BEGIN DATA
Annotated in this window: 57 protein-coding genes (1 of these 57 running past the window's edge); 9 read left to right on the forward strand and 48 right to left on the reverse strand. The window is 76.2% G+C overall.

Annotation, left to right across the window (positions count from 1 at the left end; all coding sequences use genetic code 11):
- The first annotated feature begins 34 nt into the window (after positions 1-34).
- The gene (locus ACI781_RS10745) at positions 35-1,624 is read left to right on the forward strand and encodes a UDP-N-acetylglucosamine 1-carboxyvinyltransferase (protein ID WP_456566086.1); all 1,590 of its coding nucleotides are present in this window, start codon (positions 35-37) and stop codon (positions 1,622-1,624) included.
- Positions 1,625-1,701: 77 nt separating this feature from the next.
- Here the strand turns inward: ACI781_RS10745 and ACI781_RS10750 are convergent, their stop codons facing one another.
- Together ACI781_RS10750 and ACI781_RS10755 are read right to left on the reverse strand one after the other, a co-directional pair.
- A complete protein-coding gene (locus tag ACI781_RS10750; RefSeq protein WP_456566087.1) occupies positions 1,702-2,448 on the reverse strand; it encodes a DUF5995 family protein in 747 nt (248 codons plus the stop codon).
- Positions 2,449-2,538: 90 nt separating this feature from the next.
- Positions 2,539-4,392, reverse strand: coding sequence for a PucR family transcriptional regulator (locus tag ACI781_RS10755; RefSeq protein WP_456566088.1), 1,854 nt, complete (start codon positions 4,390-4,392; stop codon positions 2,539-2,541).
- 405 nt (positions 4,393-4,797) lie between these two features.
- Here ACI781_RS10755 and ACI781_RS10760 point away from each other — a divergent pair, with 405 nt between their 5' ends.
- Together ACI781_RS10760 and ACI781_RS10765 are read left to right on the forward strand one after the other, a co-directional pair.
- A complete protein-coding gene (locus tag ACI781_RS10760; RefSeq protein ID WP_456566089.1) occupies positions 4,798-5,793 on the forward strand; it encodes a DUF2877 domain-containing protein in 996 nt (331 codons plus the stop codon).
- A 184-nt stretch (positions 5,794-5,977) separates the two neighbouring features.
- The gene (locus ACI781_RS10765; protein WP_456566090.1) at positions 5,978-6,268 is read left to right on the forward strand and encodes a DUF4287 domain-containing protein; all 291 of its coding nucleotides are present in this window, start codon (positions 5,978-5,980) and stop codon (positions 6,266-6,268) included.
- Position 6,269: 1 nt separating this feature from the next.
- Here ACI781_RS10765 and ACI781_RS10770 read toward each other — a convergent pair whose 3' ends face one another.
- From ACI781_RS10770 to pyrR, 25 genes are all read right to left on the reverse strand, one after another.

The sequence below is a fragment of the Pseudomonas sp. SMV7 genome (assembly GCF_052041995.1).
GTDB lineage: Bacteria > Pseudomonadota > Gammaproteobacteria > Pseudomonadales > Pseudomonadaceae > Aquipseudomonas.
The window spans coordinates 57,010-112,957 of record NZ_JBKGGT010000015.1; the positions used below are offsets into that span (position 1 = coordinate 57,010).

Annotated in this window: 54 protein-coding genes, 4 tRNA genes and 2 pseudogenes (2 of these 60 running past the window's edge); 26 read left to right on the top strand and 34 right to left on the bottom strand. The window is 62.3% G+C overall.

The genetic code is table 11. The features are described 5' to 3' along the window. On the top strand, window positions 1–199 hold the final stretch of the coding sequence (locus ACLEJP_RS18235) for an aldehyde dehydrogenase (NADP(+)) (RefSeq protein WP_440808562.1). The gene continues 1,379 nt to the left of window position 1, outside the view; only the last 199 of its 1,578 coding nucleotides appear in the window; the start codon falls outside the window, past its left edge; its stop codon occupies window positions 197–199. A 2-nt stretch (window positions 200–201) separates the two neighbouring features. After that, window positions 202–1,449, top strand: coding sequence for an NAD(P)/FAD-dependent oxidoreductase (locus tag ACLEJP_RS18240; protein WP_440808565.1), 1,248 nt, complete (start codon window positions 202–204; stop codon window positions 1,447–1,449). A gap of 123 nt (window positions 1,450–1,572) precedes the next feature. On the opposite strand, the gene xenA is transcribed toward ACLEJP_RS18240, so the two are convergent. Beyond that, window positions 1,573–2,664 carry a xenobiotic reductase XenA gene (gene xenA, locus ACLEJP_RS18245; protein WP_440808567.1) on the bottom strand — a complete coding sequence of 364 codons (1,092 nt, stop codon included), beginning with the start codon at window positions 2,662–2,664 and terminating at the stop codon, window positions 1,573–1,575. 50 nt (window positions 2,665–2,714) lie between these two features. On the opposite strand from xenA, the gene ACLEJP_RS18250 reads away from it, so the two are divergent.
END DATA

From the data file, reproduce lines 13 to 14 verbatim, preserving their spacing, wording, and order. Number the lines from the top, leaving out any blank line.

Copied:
- Together ACI781_RS10760 and ACI781_RS10765 are read left to right on the forward strand one after the other, a co-directional pair.
- A complete protein-coding gene (locus tag ACI781_RS10760; RefSeq protein ID WP_456566089.1) occupies positions 4,798-5,793 on the forward strand; it encodes a DUF2877 domain-containing protein in 996 nt (331 codons plus the stop codon).